By David Brand
A year after the state implemented a conviction-sealing law that enables some offenders to have their records cleared, only a handful of Queens residents have benefited.
The Legal Aid Society and Borough President Melinda Katz are trying to change by helping people apply to have their convictions sealed during a series of events later this month.
“Know Your Rights Week: Closing Cases, Opening Doors” public workshops will take place in various parts of the the borough from Oct. 24 to 26. The workshops enable attendees to meet with lawyers to confidentially discuss how to apply to seal their non-violent criminal conviction records and clean up their rap sheet.
“Queens is pleased to present another series of conviction sealing workshops with the Legal Aid Society to equip New Yorkers of their rights,” Katz said. “The burden of a past, non-violent mistake should not ruin or impede future opportunities for the rest of one’s life. If we eliminate barriers to opportunity, we can reduce recidivism rates, boost our economy and change our city, our communities and our lives for the better.”
In August, the Eagle covered the first series of conviction sealing workshops. The conviction sealing law allows New Yorkers with no more than two misdemeanor convictions or one felony and one misdemeanor conviction to have their convictions sealed if they have remained crime-free for ten years. Sex offenses, violent felonies, and serious felonies are not eligible for sealing.
As of August 7, only 24 Queens residents have had their records sealing, the Queens District Attorney’s office told the Eagle.
Overall, the DA received 65 valid conviction-sealing applications, of which 36 were disposed since the law went into effect, assistant district attorneys told the Eagle. In addition to the 24 records successfully sealed, 11 applications were denied and one was dismissed when the applicant did not show up for a hearing.
A total of 29 applications were still awaiting court action.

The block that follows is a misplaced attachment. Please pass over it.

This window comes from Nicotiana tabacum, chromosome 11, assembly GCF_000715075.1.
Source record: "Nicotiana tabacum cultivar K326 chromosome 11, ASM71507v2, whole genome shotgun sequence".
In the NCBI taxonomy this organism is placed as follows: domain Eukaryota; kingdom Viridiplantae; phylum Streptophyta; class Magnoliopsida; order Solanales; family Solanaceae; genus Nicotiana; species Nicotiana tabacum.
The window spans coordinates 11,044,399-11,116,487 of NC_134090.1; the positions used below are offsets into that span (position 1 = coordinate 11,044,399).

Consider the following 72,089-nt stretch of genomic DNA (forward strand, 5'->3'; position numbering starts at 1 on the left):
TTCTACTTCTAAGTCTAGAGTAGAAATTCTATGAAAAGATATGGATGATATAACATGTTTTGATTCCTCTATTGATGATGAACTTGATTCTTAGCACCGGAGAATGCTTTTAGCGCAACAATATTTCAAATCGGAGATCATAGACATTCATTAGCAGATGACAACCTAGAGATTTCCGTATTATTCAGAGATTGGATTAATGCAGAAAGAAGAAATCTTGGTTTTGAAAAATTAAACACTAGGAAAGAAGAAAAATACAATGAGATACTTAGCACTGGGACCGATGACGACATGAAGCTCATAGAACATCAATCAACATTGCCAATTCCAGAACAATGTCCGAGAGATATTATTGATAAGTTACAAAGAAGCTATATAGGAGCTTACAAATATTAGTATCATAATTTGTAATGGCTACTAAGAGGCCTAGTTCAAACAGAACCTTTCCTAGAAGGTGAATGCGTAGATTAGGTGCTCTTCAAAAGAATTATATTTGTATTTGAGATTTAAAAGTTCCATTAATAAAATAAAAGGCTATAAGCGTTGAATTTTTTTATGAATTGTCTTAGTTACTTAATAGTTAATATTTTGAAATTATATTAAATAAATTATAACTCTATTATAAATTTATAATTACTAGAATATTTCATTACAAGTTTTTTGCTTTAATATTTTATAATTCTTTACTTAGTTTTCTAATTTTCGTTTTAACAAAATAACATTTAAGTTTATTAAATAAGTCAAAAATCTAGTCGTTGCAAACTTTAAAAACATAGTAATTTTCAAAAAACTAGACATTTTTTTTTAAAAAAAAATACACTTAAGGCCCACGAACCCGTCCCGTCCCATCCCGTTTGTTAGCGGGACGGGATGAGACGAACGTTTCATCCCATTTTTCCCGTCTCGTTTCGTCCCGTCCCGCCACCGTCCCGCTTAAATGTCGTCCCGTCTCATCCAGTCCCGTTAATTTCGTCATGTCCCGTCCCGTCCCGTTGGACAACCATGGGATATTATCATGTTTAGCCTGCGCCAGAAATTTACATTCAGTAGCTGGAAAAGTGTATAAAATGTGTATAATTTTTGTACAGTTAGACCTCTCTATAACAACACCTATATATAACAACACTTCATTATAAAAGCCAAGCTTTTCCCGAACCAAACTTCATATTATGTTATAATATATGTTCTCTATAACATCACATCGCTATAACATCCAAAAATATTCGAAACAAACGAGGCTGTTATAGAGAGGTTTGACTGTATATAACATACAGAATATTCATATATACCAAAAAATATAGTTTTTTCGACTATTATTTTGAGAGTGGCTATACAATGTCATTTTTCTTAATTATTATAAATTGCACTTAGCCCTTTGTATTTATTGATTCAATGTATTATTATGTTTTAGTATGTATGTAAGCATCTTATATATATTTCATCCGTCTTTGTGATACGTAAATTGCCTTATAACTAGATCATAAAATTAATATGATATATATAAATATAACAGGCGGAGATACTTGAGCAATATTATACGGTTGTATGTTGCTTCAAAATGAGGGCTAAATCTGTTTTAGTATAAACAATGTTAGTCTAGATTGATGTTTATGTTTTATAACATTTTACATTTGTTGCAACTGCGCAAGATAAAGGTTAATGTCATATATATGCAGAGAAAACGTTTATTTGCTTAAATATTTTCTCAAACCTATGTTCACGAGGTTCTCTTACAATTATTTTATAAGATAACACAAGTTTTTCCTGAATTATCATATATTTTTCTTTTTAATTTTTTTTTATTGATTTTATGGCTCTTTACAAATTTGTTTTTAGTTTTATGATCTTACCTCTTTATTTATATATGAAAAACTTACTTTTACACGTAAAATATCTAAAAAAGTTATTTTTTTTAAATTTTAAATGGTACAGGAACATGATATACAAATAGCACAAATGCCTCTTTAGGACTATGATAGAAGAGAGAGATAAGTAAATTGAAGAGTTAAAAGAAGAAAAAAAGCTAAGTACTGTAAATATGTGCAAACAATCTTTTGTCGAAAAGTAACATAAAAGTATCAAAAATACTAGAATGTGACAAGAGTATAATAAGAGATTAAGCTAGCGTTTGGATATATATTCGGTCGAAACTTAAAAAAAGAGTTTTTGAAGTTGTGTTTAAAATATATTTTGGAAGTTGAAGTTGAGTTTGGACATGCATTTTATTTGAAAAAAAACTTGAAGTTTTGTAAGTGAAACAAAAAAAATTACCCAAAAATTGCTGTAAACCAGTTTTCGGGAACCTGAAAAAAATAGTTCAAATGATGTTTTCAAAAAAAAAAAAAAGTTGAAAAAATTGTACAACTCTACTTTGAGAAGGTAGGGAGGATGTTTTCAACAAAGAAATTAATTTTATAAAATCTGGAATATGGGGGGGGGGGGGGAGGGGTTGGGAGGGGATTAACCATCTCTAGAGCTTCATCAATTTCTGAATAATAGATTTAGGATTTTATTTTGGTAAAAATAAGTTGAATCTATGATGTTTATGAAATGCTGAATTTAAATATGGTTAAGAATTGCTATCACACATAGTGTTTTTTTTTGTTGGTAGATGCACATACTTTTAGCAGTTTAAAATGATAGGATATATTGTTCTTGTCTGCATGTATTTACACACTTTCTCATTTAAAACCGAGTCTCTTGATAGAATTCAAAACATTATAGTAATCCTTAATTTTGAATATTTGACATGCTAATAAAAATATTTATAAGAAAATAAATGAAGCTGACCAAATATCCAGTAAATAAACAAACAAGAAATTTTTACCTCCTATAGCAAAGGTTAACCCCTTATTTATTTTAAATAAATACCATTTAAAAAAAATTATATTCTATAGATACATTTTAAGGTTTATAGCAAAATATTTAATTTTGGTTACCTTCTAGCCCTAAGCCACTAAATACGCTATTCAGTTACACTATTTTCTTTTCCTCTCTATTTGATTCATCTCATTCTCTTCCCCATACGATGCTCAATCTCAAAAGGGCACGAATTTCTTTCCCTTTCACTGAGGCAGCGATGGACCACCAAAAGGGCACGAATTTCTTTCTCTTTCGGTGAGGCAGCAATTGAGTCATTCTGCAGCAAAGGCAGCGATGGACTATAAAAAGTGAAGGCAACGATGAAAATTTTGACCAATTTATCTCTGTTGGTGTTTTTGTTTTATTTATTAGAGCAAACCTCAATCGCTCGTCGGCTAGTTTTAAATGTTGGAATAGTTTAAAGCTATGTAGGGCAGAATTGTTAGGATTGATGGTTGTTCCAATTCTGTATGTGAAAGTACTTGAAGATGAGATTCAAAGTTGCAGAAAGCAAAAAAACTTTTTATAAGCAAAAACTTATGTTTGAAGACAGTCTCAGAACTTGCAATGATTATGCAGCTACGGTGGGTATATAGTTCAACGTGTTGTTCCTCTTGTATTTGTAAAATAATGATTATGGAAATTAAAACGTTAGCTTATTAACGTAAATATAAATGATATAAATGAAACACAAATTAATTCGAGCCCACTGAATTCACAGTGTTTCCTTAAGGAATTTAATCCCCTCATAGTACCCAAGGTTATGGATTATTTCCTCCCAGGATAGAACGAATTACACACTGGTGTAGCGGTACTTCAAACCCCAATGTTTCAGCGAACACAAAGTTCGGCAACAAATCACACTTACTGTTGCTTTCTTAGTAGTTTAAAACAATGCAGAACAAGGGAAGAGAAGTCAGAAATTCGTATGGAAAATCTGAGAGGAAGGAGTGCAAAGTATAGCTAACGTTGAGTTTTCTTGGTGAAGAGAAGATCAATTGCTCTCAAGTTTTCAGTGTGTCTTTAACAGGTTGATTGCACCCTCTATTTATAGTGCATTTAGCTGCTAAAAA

Emma Goodman, staff attorney in the Special Litigation Unit and Coordinator of Case Closed at The Legal Aid Society, said the event could help boost those numbers.
“We hope to reach more people that can benefit from this new law,” Goodman said. “The tangible and psychological effects of record sealing can be truly life-changing. The Case Closed project has helped clients seal their records in all five boroughs, and has already seen people get jobs and other opportunities they never would have dreamed of before their records were sealed. It’s important that people understand that their criminal record does not define who they are or what they can become.”
Below is a calendar of conviction-sealing workshops:
Wednesday, October 24 from 4:00 - 6:00 p.m.
Ocean Bay Community Center with Rock Safe Streets
57-10 Beach Channel Drive in Far Rockaway
Wednesday, October 24 from 7:30 - 9:00 p.m.
Redfern Houses Community Center with Fathers Alive in the Hood
1544 Hassock Street in Far Rockaway
Thursday, October 25 from 4:00 - 6:00 p.m.
Transitional Services for New York, Inc. with LIFE Camp, Inc.
90-27 Sutphin Boulevard in Jamaica
Thursday, October 25 from 7:30 – 9:00 p.m.
South Jamaica Cornerstone Community Center
109-04 160th Street in Jamaica
Friday, October 26 from 4:00 - 6:00 p.m.
696 Build Queensbridge
10-31 41st Avenue in Long Island City